Contributed by Charlene Holland

Biographical & Historical Memoirs of Western Arkansas
The Southern Publishing Company, Chicago and Nashville, 1891.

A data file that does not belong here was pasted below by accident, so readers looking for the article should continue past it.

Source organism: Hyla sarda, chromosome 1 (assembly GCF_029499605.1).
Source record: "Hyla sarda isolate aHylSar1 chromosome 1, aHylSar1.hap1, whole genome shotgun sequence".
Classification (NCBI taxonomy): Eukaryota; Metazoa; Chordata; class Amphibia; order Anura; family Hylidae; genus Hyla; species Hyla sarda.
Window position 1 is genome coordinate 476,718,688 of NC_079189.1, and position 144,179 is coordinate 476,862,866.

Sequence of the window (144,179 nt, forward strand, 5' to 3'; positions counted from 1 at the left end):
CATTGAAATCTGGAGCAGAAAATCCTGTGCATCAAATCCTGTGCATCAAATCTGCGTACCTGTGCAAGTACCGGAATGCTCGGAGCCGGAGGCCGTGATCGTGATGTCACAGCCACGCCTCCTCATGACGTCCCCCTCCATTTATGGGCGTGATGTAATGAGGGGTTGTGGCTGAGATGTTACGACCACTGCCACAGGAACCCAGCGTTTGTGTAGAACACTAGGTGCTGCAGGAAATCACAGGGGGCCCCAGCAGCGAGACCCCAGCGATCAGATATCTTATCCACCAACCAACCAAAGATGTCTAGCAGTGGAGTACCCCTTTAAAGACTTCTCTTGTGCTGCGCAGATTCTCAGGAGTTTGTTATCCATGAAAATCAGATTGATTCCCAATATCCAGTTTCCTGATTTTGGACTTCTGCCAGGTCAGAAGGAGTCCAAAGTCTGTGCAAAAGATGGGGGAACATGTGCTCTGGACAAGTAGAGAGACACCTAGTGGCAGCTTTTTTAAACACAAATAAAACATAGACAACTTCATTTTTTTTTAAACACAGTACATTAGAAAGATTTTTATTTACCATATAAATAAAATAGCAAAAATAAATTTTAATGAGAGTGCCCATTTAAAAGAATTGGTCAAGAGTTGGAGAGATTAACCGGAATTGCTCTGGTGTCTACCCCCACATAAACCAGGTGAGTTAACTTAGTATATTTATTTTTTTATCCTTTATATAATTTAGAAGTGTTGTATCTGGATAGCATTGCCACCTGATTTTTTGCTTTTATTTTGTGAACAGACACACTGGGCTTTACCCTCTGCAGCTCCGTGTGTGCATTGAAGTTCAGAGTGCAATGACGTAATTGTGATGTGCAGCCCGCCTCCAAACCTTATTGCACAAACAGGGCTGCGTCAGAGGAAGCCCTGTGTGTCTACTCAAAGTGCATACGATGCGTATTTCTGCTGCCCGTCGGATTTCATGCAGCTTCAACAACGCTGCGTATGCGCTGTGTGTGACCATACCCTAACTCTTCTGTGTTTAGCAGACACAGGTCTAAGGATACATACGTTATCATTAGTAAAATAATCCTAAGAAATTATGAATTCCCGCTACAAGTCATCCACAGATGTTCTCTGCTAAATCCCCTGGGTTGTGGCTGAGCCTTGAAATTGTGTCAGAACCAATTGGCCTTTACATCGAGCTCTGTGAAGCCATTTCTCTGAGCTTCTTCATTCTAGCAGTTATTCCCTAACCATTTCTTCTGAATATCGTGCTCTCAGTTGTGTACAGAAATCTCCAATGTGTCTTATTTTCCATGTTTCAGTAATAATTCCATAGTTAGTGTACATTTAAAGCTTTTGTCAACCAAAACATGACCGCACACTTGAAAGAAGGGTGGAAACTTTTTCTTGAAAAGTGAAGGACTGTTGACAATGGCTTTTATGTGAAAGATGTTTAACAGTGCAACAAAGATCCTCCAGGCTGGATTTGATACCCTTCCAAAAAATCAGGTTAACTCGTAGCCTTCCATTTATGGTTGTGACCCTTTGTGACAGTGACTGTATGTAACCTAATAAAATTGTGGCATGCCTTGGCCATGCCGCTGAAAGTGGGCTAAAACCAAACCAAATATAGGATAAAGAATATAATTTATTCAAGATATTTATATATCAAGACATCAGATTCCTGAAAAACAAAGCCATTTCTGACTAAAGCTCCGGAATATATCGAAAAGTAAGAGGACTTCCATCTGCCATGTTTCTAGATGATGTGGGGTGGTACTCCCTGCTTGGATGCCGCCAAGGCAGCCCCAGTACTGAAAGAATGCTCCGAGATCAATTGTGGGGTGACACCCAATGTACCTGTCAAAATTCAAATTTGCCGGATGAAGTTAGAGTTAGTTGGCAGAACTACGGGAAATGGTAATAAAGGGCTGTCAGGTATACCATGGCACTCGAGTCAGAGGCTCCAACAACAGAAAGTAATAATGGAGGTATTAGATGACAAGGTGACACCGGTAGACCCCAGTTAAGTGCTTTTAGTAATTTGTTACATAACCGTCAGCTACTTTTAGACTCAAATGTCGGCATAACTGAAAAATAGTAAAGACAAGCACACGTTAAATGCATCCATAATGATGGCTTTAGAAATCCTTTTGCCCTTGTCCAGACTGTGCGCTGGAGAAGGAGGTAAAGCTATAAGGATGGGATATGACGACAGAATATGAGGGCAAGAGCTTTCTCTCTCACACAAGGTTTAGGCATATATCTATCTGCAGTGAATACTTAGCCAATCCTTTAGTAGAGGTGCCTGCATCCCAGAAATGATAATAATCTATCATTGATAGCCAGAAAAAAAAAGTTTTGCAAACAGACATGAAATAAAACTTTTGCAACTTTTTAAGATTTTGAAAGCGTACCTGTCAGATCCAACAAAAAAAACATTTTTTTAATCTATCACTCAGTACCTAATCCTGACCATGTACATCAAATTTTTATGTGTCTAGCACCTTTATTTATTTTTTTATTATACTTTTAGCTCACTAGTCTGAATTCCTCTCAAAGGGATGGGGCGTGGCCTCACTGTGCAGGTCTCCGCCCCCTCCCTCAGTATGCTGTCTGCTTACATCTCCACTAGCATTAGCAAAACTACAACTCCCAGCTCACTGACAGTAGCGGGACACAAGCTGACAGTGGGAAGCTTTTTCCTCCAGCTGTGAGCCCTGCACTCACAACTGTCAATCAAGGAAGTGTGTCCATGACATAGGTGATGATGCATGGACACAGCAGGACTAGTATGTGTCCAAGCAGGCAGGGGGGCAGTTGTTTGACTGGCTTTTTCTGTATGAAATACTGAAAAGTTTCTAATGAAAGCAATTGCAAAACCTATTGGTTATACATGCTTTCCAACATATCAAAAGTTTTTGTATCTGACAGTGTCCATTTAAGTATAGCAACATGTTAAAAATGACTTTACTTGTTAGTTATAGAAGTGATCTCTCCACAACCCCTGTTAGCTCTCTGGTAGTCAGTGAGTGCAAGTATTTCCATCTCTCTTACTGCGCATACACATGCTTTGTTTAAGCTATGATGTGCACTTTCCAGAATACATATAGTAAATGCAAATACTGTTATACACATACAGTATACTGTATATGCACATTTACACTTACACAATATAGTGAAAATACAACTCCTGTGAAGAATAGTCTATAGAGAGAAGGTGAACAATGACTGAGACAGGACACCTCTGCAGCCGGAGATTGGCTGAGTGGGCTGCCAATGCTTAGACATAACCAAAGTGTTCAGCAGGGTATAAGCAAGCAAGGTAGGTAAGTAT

Dr. James H. Smith, an energetic practitioner, is recognized throughout this State as a friend of, and laborer in, the cause and advancement of the medical profession, and has acquired a flattering reputation as a physician. He was born in Wilson County, Tenn., in 1813, to Harris and Nancy S. (Flood) Smith, who were born in Buckingham County, Va., 1791 and 1796, respectively, removing with their parents while young, to Wilson County, Tenn., where they were married. About 1821 they want to Wayne County, Tenn., but a year later returned to Wilson County, moving a short time after to Lawrence County, only to return to Wilson County, once more. They afterward removed to De Kalb County, where both passed from life, the former a farmer by occupation and a soldier in the War of 1812. Mrs Smith was a member of the Missionary Baptist Church. The paternal grandfather, George Lumpkin Smith, was a Virginian, but in an early day he removed to Wilson County, Tenn., where he became a well-to-do farmer, was widely known, where he passed from life. The maternal grandfather, Thomas Flood, was a Virginian, also, and an early resident of Wilson County, Tenn., where he became a well-to do farmer, and spent the rest of his days. He was of English descent, a soldier in the Revolutionary War, and upon his death, left a large number of descendants in Tennessee. Dr. James H. Smith is the eldest of seven children (four now living) born to his parents, and was brought up to farm life. What knowledge he now has of books, was obtained in his youth by the light of the fire at home and by attending school a short time after he was eighteen years of age, his tuition being paid by doing odd jobs of work, but although his road was an up-hill one he, in this mariner, became a well-educated young man, and soon became sufficiently posted to enable him to teach school, after which he found his way much easier. In 1834 he went to Lawrence County, Ala., and in 1835 he was married to Miss Eliza, daughter of Maj. Joel and Jane Denton, who were born in East Tennessee, the former dying in Scott County, Ark., and the latter in Alabama. Mrs. Smith was born in Jefferson County, Tenn., in 1852, and died in Alabama, a member of the Missionary Baptist Church, and leaving five children. The Doctor's second marriage took place the same year to Elizabeth; a sister of his first wife, her death occurring in Waldron, in 1882, she being also a church member. In 1882 the Doctor's third marriage was celebrated; his wife, Mrs. Margaret S. Money, being a daughter of Joseph G. and Margaret Gibson, the former a Georgian and the latter born in South Carolina, their marriage taking place in the former State, where Mrs. Gibson died. Mr. Gibson married a second time and moved to Texas, where he passed from life. Mrs. Smith was born in Georgia, and went to Texas with her father, where she was married to Mr. William T. Money, who died in Texas in 1865. She came to Arkansas in 1866. In 1834 the Doctor went to Alabama, and about 1841 began the study of medicine, attending, during 1845-46, the Louisville Medical Institute of Kentucky, after which he at once entered upon his practice in Alabama, where he continued until 1856, when he removed to Scott County, Ark., and settled five miles west of Waldron, and with the exception of from 1863 to 1867 he resided there until 1881, since which time he has been a resident of Waldron, but is not a very active practitioner at the present time. He is quite well to do, and besides owning some valuable town property, he has over 500 acres of land. From 1860 to 1862 he was probate judge of Scott County, and in 1876 was elected to the State Legislature, serving one term and being chairman of the committee on roads and highways. He is a charter member of Waldron Lodge No. 132, of the A.F. & A.M., and he and his family are members in good standing of the Missionary Baptist Church. Dr. Smith is one of the oldest and most universally known physicians in Western Arkansas, is universally loved and is in every respect worthy the universal respect shown him. His surviving children are Nancy J. (wife of Capt. John Rawlings), and George Walker. Joel Flood was killed while on picket duty near Fayetteville, in 1862.

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